The Five

By Hallie Rubenhold,

Book cover of The Five: The Untold Lives of the Women Killed by Jack the Ripper

Book description

THE #1 SUNDAY TIMES BESTSELLER
WINNER OF THE BAILLIE GIFFORD PRIZE FOR NONFICTION 2019
'An angry and important work of historical detection, calling time on the misogyny that has fed the Ripper myth. Powerful and shaming' GUARDIAN

Polly, Annie, Elizabeth, Catherine and Mary-Jane are famous for the same thing, though…

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Why read it?

11 authors picked The Five as one of their favorite books. Why do they recommend it?

Ok, so I’m cheating a little bit here. A lot of people have heard of the women Rubenhold writes about because they’re famous for being Jack the Ripper’s victims.

And for many of the women, what they did was not particularly scandalous, since Rubenhold goes a long way to show that not all of them were streetwalkers. But this book is such a beautiful and heartbreaking read. It’s a meticulous and gripping reconstruction of the lives of women we thought we knew but don’t. She brings nineteenth-century London alive in a way that few authors have – when I read…

The Five is an exceptional piece of historical detective work about five women, victims of a notorious serial killer, whom Rubenhold has managed to restore to humanity. Until now, they were casually dismissed as fallen women, while a cult developed about the Ripper himself.

I was fascinated by Rubenhold’s research into the hard lives, bad luck, and ill-health that dogged the lives of Jack the Ripper’s victims, only one of whom was a confirmed prostitute. The portrait of Dickensian London is rich with horrifying details, while the women, themselves, are shown as wives, mothers, and sisters. But most of all,…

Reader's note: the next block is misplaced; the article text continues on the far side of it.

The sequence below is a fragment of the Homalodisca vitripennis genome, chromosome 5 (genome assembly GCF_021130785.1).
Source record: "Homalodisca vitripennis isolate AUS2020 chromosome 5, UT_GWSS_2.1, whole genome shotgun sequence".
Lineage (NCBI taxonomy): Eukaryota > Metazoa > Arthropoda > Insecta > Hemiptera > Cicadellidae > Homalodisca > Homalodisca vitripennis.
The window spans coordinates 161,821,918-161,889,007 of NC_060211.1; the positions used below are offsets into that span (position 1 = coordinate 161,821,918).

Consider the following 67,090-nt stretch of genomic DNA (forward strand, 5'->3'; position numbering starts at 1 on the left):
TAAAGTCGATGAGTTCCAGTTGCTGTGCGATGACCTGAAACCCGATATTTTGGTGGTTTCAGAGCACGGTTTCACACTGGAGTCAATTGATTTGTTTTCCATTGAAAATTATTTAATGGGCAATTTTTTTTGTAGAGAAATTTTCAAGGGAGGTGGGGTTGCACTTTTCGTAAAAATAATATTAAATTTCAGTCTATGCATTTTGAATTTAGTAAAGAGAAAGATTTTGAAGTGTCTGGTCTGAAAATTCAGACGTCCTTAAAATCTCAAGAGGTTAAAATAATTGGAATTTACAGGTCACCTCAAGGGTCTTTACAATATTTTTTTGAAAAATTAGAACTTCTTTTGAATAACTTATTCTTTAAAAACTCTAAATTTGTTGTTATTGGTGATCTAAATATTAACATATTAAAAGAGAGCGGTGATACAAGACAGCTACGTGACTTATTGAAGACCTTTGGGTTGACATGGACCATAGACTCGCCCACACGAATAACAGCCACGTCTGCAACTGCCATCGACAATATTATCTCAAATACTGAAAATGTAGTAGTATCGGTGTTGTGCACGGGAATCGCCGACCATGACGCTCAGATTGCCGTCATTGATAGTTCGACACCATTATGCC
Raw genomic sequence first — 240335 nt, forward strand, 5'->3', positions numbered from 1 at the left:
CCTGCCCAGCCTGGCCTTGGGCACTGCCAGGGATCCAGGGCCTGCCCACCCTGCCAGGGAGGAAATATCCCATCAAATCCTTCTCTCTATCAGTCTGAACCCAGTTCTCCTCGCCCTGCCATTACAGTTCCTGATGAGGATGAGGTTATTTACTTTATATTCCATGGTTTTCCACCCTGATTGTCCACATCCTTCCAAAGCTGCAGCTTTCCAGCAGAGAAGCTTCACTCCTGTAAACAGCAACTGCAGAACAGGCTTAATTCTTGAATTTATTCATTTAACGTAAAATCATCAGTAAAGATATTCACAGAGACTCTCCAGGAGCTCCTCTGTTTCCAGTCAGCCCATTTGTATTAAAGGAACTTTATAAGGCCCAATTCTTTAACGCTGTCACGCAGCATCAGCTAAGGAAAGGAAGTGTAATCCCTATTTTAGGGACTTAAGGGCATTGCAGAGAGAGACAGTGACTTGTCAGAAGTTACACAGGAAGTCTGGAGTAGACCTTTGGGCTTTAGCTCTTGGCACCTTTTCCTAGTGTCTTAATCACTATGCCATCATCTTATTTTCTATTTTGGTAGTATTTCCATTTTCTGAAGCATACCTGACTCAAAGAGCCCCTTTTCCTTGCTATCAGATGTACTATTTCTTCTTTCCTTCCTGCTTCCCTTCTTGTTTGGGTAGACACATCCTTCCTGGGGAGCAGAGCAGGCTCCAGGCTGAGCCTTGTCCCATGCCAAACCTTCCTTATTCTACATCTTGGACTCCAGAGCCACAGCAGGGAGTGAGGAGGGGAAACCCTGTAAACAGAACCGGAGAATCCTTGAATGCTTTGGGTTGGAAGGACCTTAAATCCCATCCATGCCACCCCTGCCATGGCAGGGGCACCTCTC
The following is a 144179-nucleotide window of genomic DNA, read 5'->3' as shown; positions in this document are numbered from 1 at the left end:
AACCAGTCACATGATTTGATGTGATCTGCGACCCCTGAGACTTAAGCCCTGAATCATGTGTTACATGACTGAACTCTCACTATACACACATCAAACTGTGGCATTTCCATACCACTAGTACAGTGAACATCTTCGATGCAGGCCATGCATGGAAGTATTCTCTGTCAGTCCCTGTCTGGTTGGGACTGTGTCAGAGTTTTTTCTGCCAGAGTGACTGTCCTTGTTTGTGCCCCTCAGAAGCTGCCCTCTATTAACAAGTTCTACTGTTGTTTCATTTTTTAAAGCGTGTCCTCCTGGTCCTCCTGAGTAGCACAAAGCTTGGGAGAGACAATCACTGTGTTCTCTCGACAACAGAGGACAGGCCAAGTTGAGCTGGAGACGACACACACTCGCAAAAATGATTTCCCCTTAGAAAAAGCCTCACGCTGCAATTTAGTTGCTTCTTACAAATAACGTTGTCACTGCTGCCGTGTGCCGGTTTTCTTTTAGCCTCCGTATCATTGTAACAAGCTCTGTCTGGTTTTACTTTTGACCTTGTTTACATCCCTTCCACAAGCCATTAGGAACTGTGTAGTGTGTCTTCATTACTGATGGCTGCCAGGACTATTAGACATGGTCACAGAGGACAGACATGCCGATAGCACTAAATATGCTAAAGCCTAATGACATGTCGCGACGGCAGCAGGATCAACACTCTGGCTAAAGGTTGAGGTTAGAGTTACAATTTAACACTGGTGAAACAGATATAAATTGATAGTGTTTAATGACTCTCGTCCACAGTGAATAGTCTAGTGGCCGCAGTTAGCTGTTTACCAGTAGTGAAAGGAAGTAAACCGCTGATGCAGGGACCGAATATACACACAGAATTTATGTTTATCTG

From Charlotte's list on history books by women.

This is a superb book that rightly won a number of literary prizes after its publication in 2020. 

Rather than play the parlour game of trying to guess the identity of Jack the Ripper, Rubenhold – a social historian – does what the book says on its cover: it tells the stories of the women who were killed by Jack the Ripper. We see them in their complexity and begin to understand the crushing social and economic circumstances that came to dominate their lives before they were murdered.  

I know what you’re thinking. As soon as I say The Five is nonfiction about the victims of Jack the Ripper, you’re going to cringe. 

Not to worry, this incredible book is a recounting not of the murders, but of the lives of Polly, Annie, Elisabeth, Catherine, and Mary Jane, victims of history’s most notorious serial killer.

Rubenhold’s extensive and impressive research introduces us to each woman, and the finely crafted prose helps us understand what their lives—and the lives of so many women in Victorian times—were like. 

When you read the book (and you’ll thank me for it) don’t…

From Anastasia's list on dark and stormy Victorian vibes.

The five women who were Jack the Ripper’s canonical victims have always been just that, his victims. Rubenhold gives them back their identities, in their own right, as mothers, daughters, sisters, and wives and challenges the ‘traditional’ view. For three of them, there is no evidence that they were prostitutes, but all five were women battling personal demons who were down on their luck. They were Mary Ann Nichols, Annie Chapman, Elizabeth Stride, Catherine Eddowes, and Mary Jane Kelly. The Five is not the story of their deaths, but their lives.